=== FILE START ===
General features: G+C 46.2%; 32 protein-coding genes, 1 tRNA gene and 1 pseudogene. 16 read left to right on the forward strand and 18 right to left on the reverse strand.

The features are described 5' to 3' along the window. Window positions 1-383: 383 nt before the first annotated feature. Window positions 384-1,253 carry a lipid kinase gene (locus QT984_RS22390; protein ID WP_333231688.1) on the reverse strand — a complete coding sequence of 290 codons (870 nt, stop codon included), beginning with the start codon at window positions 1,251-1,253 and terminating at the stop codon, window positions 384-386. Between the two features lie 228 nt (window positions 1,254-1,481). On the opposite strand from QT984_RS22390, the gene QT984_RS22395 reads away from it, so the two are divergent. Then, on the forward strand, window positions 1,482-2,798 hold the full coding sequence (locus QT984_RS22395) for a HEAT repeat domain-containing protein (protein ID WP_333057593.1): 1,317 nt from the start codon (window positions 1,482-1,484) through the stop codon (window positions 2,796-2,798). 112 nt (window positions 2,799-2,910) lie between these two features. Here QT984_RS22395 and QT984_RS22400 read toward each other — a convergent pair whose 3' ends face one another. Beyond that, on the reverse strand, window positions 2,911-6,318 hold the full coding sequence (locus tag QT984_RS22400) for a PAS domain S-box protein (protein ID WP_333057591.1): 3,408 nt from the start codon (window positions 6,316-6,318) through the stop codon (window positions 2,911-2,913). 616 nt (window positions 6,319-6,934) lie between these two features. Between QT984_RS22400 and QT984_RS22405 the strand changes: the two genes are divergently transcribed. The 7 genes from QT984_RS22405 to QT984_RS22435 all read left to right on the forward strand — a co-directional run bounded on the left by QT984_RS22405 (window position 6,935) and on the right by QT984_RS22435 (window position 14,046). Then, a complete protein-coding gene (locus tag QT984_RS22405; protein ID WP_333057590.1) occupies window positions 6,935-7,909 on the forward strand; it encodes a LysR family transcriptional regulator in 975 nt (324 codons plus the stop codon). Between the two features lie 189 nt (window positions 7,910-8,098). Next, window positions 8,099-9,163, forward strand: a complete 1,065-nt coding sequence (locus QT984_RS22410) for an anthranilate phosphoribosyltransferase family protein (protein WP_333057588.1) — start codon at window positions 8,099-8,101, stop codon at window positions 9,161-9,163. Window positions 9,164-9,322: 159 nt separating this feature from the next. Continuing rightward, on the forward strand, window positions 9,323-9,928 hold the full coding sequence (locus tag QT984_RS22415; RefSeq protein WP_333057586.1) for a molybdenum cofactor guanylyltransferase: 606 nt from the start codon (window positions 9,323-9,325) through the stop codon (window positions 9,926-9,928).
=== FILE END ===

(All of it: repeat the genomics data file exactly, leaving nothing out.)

General features: G+C 46.2%; 32 protein-coding genes, 1 tRNA gene and 1 pseudogene. 16 read left to right on the forward strand and 18 right to left on the reverse strand.

The features are described 5' to 3' along the window. Window positions 1-383: 383 nt before the first annotated feature. Window positions 384-1,253 carry a lipid kinase gene (locus QT984_RS22390; protein ID WP_333231688.1) on the reverse strand — a complete coding sequence of 290 codons (870 nt, stop codon included), beginning with the start codon at window positions 1,251-1,253 and terminating at the stop codon, window positions 384-386. Between the two features lie 228 nt (window positions 1,254-1,481). On the opposite strand from QT984_RS22390, the gene QT984_RS22395 reads away from it, so the two are divergent. Then, on the forward strand, window positions 1,482-2,798 hold the full coding sequence (locus QT984_RS22395) for a HEAT repeat domain-containing protein (protein ID WP_333057593.1): 1,317 nt from the start codon (window positions 1,482-1,484) through the stop codon (window positions 2,796-2,798). 112 nt (window positions 2,799-2,910) lie between these two features. Here QT984_RS22395 and QT984_RS22400 read toward each other — a convergent pair whose 3' ends face one another. Beyond that, on the reverse strand, window positions 2,911-6,318 hold the full coding sequence (locus tag QT984_RS22400) for a PAS domain S-box protein (protein ID WP_333057591.1): 3,408 nt from the start codon (window positions 6,316-6,318) through the stop codon (window positions 2,911-2,913). 616 nt (window positions 6,319-6,934) lie between these two features. Between QT984_RS22400 and QT984_RS22405 the strand changes: the two genes are divergently transcribed. The 7 genes from QT984_RS22405 to QT984_RS22435 all read left to right on the forward strand — a co-directional run bounded on the left by QT984_RS22405 (window position 6,935) and on the right by QT984_RS22435 (window position 14,046). Then, a complete protein-coding gene (locus tag QT984_RS22405; protein ID WP_333057590.1) occupies window positions 6,935-7,909 on the forward strand; it encodes a LysR family transcriptional regulator in 975 nt (324 codons plus the stop codon). Between the two features lie 189 nt (window positions 7,910-8,098). Next, window positions 8,099-9,163, forward strand: a complete 1,065-nt coding sequence (locus QT984_RS22410) for an anthranilate phosphoribosyltransferase family protein (protein WP_333057588.1) — start codon at window positions 8,099-8,101, stop codon at window positions 9,161-9,163. Window positions 9,164-9,322: 159 nt separating this feature from the next. Continuing rightward, on the forward strand, window positions 9,323-9,928 hold the full coding sequence (locus tag QT984_RS22415; RefSeq protein WP_333057586.1) for a molybdenum cofactor guanylyltransferase: 606 nt from the start codon (window positions 9,323-9,325) through the stop codon (window positions 9,926-9,928).